Thank you. We are living in a world in which the good jobs are shrinking. Employers can pick the best for each job, and so you see jobs that were previously done by someone with just a high school education or an associates now requires a college degree, and jobs that used to require a B.S. now require an M.S. or more. This does not mean that in order to do the job, you need this level of education, it means in order to *get* the job you need an ever increasing level of education. The only reason for this is the number of good jobs are shrinking while the number of people with degrees is going up. It is 100% a sorting phenomenon.

    Then people look at that and say “well, see how important education is! We need more of it to create good jobs!”. It’s absolutely crazy. It is not beneficial to require more and more years of education to do the same job, it’s the cruel result of our labor markets. The more we hype/subsidize education, the more educational requirements for good jobs will increase.

  • carolannie

    Exactly right. I have had a running battle with C-suite people who think they get better IT people if the employees have a college education. I prefer to hire people with the right education or experience. The degree is meaningless if a person has no skills, and they often don’t get the skills from going to school.

  • johnshaplin

    Distributive policy is at the core of poverty but that the advantage of a college degree is ‘just positional’ is kind of a weak argument, at least from the viewpoint of individuals seeking to maximize their own opportunities in a wildly inegalitarian economy.

  • HBO CFO of Grits

    I think that’s his point though? Education *does* help individuals seeking to maximize their own opportunities in a wildly inegalitarian economy, but only relative to those who, whether or not they want to maximize their own opportunities, are relatively less *able* to access or complete education; it doesn’t help *everyone* seeking to maximize their own opportunities. It’s not a rising tide lifting all boats, as Leonhardt implies, but a positional tool to lift up some boats at the expense of others.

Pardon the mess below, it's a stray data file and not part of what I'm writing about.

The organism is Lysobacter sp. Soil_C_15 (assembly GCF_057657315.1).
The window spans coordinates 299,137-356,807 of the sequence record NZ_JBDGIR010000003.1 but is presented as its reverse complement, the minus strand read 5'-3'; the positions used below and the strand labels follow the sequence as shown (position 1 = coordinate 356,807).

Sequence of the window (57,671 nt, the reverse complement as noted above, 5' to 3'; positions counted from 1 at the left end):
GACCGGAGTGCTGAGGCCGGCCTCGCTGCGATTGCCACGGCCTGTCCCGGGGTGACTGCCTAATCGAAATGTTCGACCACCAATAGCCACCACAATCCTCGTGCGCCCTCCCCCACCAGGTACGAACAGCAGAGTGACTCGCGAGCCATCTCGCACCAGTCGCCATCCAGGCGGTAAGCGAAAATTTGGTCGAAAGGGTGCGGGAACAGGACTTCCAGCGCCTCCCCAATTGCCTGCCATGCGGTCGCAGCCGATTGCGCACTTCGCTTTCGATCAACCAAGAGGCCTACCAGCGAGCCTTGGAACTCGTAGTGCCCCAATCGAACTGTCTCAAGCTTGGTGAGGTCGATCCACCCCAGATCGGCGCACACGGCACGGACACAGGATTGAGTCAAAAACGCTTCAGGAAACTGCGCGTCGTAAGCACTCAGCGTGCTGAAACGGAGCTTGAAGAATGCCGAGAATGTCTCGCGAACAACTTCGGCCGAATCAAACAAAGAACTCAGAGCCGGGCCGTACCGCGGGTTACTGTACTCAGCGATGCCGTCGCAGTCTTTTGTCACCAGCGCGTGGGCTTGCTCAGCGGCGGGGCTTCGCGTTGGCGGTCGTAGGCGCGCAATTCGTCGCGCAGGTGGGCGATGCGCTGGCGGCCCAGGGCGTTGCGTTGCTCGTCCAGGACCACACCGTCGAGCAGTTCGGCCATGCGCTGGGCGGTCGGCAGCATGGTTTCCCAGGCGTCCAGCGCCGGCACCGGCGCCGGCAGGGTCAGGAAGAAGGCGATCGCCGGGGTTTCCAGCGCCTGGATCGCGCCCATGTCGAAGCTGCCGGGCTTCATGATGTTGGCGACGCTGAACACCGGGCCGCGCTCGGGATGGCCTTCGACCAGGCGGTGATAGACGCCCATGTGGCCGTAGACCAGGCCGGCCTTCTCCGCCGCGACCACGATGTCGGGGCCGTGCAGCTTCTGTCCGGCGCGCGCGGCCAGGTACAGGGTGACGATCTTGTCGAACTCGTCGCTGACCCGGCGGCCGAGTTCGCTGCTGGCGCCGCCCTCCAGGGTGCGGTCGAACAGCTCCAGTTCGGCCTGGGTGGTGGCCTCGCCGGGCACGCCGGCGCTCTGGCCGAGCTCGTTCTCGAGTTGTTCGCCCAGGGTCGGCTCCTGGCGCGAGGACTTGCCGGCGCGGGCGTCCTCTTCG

• JW Mason

    Agree completely.

    An interesting question is why this idea is so attractive. Maybe it’s just, as you say, that people who for whatever reason have picked education as their thing want to inflate its importance. But I think there’s also an ideological function — turned around, this is an argument that the people who have high income/status jobs deserve them. If education reliably boosts earnings, it’s easier to believe that higher earnings just reflect better education.

  • Whenever anyone expresses faith that “the jobs will come,” whether via education or via the performance of some other ritual, ask where the additional demand for labor is going to come from. If they say “economic growth,” ask them to demonstrate why it is that the level of economic growth will more than offset the combined effects of a growing population and a less labor-intensive economy. Since I’m not a primitivist or doomer, I’m willing to remain agnostic over whether a growing economy per se is necessarily a pyramid scheme, but certainly the idea that economic growth is the royal road to full employment is.

    I’m all for education, but independently of whether it is conducive to either economic growth or the increasingly unrelated phenomenon of job growth. I’m pro-education because education can make life more enjoyable. I insist that’s reason enough.